Some optimizers, Intel's and likely others, will appreciate seeing a "#pragma ivdep" inside the loop. That tells the compiler that the iterations are independent.

A case can be made for using affinity_partitioner instead of auto_partitioner, because some recent timing data seems to indicate that affinity_partitioner sometimes does better, even when cache affinity is not an issue. But not always, and adding a partitioner argument would break the syntactic match with STL.

On the general interface and semantics, I have mixed feelings about including such a function. On the plus side, it syntactically works just like a std::for_each. Indeed the GNU library has a "parallel mode" that has parallel versions of many STL algorithms.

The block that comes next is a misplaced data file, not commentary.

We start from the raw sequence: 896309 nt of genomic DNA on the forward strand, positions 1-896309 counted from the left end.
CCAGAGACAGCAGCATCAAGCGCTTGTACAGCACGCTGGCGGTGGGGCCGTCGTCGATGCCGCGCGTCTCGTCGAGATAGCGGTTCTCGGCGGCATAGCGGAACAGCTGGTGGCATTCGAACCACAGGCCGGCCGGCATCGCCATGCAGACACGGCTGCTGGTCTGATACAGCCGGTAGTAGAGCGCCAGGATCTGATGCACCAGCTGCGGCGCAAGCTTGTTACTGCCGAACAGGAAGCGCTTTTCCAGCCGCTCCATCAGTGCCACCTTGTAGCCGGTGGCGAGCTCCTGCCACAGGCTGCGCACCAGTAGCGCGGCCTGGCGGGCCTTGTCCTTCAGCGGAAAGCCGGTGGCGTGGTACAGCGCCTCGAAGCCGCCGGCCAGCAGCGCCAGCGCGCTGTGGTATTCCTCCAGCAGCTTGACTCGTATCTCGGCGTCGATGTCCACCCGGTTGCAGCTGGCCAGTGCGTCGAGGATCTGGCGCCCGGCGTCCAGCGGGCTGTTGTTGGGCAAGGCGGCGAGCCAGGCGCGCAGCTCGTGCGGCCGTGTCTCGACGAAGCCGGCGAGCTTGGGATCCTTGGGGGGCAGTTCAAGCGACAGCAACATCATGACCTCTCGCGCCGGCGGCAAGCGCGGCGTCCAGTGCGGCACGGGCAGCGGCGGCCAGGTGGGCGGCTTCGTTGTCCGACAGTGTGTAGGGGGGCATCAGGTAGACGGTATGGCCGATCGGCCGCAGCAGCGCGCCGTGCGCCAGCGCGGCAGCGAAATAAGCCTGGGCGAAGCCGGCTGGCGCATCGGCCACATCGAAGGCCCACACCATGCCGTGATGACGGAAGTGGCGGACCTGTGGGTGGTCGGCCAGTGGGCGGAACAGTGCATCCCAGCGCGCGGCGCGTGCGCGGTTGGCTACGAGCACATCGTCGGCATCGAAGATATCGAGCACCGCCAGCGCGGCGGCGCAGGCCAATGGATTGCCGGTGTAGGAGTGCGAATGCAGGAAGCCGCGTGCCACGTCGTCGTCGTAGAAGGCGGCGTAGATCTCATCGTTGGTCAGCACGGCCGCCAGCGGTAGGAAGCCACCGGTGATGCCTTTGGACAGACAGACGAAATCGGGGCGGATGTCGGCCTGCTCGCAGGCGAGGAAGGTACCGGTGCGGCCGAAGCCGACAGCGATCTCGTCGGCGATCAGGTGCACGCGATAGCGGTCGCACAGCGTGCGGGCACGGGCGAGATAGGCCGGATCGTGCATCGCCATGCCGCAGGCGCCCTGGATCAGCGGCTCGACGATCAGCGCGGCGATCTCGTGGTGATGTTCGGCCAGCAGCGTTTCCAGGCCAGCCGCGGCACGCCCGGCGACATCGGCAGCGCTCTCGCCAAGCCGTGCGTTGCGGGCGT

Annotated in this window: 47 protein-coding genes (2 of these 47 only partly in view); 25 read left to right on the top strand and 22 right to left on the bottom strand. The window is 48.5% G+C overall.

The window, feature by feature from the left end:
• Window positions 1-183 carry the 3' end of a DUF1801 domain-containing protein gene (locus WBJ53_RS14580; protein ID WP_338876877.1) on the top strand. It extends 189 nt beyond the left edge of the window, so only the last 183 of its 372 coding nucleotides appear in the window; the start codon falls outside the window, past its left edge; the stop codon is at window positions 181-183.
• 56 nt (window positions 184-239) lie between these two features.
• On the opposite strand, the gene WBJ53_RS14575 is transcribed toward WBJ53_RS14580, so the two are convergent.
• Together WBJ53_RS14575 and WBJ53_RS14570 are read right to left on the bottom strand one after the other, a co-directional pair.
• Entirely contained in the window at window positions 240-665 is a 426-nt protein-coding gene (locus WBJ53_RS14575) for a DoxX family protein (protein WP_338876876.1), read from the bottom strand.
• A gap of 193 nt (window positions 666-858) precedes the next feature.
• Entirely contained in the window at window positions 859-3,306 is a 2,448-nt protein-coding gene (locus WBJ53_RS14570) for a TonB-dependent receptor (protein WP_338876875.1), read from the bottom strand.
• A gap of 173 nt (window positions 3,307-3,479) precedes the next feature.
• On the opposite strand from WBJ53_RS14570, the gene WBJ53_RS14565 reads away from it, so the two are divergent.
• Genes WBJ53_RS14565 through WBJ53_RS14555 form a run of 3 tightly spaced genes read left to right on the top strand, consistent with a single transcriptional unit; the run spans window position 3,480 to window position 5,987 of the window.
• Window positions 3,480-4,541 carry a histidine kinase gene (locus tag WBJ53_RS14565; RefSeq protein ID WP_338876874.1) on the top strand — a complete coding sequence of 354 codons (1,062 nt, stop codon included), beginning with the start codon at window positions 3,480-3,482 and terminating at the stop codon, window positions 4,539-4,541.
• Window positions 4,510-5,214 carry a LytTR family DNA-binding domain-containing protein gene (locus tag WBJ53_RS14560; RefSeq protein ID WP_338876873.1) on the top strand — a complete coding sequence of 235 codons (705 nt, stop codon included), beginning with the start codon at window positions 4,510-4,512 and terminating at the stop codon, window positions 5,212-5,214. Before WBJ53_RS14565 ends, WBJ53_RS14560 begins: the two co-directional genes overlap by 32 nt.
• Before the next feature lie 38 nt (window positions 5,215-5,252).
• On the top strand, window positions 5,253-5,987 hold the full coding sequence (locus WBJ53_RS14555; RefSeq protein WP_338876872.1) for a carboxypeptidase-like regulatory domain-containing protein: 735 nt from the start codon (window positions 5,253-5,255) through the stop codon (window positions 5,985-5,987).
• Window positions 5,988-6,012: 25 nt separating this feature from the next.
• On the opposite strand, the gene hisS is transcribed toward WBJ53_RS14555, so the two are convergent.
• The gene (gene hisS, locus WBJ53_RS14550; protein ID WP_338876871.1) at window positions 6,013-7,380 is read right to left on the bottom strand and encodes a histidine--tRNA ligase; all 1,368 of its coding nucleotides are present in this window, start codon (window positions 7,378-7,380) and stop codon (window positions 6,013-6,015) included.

On the minus side, the development version of TBB has a "parallel_do", which has semanticssimilar toparallel std::for_each. However, the current "parallel_do" is not as efficient, because it has no grainsize control. The TBB "parallel_do" is already a bit of a Swiss army knife (in both good and bad ways), so stretching to do parallel_for_each might be stretching it too far. E.g., the current "parallel_do" acts like it has a grainsize of 1, which is good or bad depending upon the context. I'm leaning towards keeping "parallel_do" as a replacement for "parallel while", with the grain size of 1. (And I look forward to having future parallel languages with clever compilers and hardware that eliminate the grainsize hassle. :-)